Finally, they put this in italics: “For perhaps the first time, we are suggesting that a major population health phenomenon – a widespread one – cannot be explained by actual social or economic status disadvantage but instead is driven by perceived threat to status.” But I don’t see the evidence for it. They don’t supply any data on “perceived threat to status.” At least, I didn’t see anything in the data. So, sure, they can suggest what they want, but I don’t find it convincing.

All that said, I have general positive feelings about the linked paper, in the sense that they’re studying something worth looking into. Social scientists including myself spend lots of time on fun topics like golf putting and sumo wrestling, and this can be a great way to develop and understand research methods; but it’s also good for people to take a shot at more important problems, even if the data aren’t really there to address the questions we’d like to ask.

There should be a way for researchers to study these issues without feeling the need to exaggerate what they’ve found (as in this press release, on “a striking reversal [in mortality rate trends] among working-age whites, which seems to be driven principally by anxiety among whites about losing social status to Blacks”—without mentioning that (a) the trends go in opposite directions for men and women and (b) their research offers no evidence that anything is being driven, principally or otherwise, by anxiety or social status.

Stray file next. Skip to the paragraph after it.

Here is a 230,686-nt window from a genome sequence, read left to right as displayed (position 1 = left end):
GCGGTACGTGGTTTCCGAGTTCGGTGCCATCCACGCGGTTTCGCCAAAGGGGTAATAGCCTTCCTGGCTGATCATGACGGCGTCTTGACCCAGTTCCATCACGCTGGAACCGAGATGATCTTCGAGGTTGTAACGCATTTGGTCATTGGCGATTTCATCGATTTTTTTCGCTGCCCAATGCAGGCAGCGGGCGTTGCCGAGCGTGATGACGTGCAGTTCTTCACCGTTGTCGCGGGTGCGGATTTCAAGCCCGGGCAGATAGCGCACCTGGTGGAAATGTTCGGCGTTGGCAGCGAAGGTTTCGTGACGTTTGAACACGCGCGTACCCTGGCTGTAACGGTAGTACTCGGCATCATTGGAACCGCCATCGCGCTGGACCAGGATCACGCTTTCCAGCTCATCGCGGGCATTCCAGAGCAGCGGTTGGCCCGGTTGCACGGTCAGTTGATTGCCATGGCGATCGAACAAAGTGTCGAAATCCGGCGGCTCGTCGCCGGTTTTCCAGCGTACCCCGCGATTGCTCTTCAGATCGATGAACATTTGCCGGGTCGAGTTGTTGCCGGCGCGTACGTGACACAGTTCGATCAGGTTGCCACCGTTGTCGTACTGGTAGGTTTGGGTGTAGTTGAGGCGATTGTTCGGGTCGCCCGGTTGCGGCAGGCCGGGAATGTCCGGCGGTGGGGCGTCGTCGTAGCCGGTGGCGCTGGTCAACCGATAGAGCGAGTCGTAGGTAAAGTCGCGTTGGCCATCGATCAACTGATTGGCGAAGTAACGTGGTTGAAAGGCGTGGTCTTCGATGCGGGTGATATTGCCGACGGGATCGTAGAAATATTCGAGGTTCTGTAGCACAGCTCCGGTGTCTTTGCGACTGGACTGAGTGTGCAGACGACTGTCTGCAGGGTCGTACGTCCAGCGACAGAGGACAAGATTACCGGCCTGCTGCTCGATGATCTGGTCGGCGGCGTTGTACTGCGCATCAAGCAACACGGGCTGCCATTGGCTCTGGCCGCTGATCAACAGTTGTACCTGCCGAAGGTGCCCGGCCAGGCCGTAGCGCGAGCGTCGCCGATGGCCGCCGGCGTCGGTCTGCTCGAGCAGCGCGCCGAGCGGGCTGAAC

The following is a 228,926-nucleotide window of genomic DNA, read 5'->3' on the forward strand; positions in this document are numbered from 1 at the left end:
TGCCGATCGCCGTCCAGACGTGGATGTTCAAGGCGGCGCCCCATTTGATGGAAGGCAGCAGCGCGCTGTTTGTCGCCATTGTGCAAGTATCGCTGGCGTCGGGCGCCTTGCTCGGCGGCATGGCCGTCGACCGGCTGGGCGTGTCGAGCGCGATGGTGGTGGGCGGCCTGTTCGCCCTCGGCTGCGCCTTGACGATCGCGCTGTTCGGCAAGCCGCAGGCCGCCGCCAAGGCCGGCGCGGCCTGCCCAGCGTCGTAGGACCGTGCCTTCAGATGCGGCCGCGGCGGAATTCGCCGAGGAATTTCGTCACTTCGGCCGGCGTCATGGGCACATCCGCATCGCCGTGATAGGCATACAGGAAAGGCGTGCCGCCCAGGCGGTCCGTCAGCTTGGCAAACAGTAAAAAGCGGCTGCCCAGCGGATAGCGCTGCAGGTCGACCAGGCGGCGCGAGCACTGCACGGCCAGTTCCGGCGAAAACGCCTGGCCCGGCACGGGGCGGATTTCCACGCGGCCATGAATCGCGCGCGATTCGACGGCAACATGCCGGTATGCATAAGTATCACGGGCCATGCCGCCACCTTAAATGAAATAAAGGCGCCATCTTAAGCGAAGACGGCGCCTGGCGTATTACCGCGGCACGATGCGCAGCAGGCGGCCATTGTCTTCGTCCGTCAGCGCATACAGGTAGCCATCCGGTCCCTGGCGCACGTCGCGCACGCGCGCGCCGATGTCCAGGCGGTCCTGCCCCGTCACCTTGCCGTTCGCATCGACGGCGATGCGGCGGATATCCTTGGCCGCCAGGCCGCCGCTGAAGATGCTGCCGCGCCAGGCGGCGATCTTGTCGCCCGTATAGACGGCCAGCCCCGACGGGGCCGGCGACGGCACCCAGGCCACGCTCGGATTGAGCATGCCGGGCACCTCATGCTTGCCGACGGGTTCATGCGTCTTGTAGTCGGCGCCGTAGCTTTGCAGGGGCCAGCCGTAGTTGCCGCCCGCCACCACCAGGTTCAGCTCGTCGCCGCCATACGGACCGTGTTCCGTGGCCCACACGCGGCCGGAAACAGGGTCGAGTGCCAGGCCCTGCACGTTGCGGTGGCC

P.S. I can understand my correspondent’s desire for anonymity here. A couple years ago I got blasted on twitter by a leading public health researcher for my response to Case and Deaton. He wrote that I had “scoffed at the Case/Deaton finding about U.S. life expectancy . . . Has he ever admitted he was wrong about that?” I sent him an email saying, “Whenever I am wrong in public, I always announce my error in public too. I’ve corrected four of my published papers and have corrected many errors or unclear points in my other writings. But I can only issue a correction if I know where I was wrong. Can you please explain where I was wrong regarding the work of Case and Deaton? I am not aware of any errors that I made in that regard. Thank you.” We did a few emails back and forth and at no time did he give any examples of where I’d “scoffed” or where I’d been wrong. He wrote that I spent most of my time “carping about compositional effects” and that my efforts “helped spread the idea that Case and Deaton were wrong, that there was nothing to see here, that it was all liberal whining about inequality, etc., etc.” When the facts get in the way of the story, shoot the messenger.